In Russia, ptichye moloko was originally a type of candy introduced in 1967 in Vladivostok and in 1968 by the Rot Front factory in Moscow. It became a hit, and mass production was started in 1975 by the Krasny Oktyabr ("Red October") confectionery factory in Moscow. In 1978, the popular candy was transformed into a cake by Vladimir Guralnik in Moscow's Praga Restaurant. This was a light sponge cake filled with an airy soufflé and topped with chocolate glaze. A distinct feature of the Russian recipe is the usage of agar-agar instead of gelatin as a thickening agent which withstands the high temperature needed to reach the optimum soufflé consistency. The recipe was quickly copied by other restaurants in Moscow, such as Moskva, Budapesht, and Ukraina. In the 1980s, a special factory for ptichye moloko cakes was built in the Novye Cheryomushky district in the south of Moscow. Both the cake and the candy versions of ptichye moloko are widely available to this date in supermarkets and specialty stores all over Russia.
In Estonia, linnupiim (also "bird's milk" in Estonian) is the brand name of a similar candy made by the Kalev candy factory. This candy uses agar-agar instead of gelatin as a thickening agent and comes in three flavors: chocolate, vanilla, and lemon.
In Moldova, lapte de pasăre (also "bird's milk" in Romanian) is the brand name of a similar candy made by the Bucuria candy factory. Despite the name, the candy is not to be confused with the Romanian traditional dessert lapte de pasăre.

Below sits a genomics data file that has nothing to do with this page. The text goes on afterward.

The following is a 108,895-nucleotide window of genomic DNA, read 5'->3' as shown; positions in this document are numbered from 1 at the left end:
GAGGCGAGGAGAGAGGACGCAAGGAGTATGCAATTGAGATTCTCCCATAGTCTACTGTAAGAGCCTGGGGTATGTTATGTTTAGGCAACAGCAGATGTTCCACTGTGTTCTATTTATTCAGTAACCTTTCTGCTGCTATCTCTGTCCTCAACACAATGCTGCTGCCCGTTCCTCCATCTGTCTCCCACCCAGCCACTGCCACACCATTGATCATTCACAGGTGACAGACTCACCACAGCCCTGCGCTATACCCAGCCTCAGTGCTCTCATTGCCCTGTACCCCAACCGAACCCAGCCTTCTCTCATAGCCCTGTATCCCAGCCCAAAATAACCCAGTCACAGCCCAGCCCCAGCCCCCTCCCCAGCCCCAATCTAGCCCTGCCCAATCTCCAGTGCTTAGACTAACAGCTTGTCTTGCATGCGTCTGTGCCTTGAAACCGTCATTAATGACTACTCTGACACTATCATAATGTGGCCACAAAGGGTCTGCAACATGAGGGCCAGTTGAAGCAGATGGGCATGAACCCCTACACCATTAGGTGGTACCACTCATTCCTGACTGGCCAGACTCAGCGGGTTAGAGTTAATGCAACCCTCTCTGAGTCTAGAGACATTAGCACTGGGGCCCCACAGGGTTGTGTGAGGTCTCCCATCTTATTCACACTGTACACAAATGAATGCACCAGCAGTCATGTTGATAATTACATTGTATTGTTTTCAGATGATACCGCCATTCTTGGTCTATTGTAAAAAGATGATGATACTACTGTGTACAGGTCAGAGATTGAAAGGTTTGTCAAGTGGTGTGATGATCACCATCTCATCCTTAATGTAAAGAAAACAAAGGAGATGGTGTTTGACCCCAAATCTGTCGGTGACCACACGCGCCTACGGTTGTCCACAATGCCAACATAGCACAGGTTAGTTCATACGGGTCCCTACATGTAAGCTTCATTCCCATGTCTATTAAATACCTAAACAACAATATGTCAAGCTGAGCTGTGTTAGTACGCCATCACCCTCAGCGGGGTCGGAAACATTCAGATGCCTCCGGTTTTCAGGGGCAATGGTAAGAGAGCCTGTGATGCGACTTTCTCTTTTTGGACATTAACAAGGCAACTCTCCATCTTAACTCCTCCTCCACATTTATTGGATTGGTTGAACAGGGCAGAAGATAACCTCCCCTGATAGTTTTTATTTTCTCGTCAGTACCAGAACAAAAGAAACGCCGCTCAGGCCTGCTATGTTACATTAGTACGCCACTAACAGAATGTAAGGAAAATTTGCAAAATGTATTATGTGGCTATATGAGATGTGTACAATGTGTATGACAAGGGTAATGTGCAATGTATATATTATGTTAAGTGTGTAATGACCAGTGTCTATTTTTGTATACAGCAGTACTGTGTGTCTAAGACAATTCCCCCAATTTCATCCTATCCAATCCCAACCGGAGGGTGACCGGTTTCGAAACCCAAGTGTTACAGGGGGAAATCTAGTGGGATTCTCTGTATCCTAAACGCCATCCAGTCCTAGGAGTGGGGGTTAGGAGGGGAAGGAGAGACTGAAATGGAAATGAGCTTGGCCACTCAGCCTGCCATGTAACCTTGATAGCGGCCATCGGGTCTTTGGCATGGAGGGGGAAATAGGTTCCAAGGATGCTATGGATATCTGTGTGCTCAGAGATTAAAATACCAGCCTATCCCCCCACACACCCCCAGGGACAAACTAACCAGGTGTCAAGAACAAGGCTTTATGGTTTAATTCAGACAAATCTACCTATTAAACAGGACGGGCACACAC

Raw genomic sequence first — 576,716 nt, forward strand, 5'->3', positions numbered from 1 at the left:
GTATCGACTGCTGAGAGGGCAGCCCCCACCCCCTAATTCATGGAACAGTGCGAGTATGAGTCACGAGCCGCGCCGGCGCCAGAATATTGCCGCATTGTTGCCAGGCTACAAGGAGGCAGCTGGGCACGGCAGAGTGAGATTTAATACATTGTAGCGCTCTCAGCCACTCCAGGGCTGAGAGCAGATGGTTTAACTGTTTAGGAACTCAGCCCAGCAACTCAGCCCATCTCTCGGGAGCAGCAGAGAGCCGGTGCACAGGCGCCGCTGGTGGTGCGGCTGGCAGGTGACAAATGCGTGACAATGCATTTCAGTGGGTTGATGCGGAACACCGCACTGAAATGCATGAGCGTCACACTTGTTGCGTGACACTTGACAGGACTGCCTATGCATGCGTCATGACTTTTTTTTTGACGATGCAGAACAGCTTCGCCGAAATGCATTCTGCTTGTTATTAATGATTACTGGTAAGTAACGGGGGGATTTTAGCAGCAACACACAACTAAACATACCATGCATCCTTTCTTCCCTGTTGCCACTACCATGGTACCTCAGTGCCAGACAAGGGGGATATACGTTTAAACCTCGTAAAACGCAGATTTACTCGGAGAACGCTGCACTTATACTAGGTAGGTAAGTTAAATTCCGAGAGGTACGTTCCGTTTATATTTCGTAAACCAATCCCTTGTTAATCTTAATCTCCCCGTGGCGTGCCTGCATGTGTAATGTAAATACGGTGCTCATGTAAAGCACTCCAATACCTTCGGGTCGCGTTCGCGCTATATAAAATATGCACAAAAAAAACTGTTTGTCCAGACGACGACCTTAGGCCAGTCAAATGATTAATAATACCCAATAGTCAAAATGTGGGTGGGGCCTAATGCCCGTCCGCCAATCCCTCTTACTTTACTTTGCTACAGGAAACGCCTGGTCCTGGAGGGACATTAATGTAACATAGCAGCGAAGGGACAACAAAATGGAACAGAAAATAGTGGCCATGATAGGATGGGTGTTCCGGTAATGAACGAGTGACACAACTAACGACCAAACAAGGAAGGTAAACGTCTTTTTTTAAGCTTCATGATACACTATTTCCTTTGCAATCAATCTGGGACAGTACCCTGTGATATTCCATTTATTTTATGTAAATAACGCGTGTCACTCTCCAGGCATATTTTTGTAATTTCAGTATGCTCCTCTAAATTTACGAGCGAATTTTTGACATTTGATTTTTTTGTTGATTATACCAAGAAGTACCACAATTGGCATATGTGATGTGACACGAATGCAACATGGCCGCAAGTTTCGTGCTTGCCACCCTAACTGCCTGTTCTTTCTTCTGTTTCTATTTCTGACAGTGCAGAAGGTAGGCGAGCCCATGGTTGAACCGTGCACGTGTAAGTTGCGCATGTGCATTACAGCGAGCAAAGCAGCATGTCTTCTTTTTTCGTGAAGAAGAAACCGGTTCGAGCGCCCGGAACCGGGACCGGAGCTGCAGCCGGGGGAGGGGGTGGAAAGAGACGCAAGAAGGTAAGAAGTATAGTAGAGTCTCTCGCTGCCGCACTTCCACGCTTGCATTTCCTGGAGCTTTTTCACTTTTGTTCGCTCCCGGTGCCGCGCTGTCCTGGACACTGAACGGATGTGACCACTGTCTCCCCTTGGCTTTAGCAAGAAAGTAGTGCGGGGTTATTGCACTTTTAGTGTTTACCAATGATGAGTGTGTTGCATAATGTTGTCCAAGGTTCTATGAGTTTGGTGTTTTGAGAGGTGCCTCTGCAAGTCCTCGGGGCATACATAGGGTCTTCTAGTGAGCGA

- Candy That's Dandy. Rick Kogan. Chicago Tribune. MAGAZINE; ZONE: C; SIDEWALKS.; Pg. 6. February 11, 2001.
- Daniela Dueck. Bird’s Milk in Samos: Strabo’s Use of Geographical Proverbs and Proverbial expressions. Scripta Classica Israelica, 23 (2004) 41-56.
- Aristophanes. The Birds, 1670. Pisthetaerus, a citizen of Athens, tells to Heracles: Do you want to fight? Why, be on my side, I will make you a king and will feed you on bird's milk and honey.
- Aristophanes. The Wasps, 508. Translated in English as "the most exquisite dishes". Greek original: 508.
- Strabo. Geographica. 14 - 1 - 15. Original text: Γεωγραφικά, ΙΔ.
- Птичье молоко. Фразеологизмы. Справочная служба русского языка Белгородской государственной универсальной научной библиотеки (in Russian).
- Александр Афанасьев. Народные русские сказки. 1855—1863. Заклятый царевич. (Alexander Afanasyev. Russian Fairy Tales. 1855—1863, in Russian)
- Berdy, Michele A. (February 1, 2007). "Ptichye Moloko". The Moscow Times.
- Aleksey Remizov. Posolon (1909). Complete Works. Russkaya kniga, Russian Academy of Sciences, 2000-2002, vol. 2, p. 75 (in Russian)
- Dear Valentine. The Warsaw Voice. January 31, 2007. A2007021256-13D17-GNW.
- Ptasie mleczko
- Mitlyng, Viktoria (May 22, 1997). "Cake Weighs Heavily in Russian Life". The Moscow Times.
- A Russian Fairy Tale Cake: Story and recipe on Russia Beyond the Headlines, 25 October 2007.
- Люди смотрят на меня, как на космонавта!, Вечерняя Москва, 29 сентября 2006 (An interview with Vladimir Guralnik. Vechernyaya Moskva, 29 September 2006, in Russian).
- Candies with whipped egg-white mass. Bucuria J.S.C.
- "TMview". The European Union Intellectual Property Office.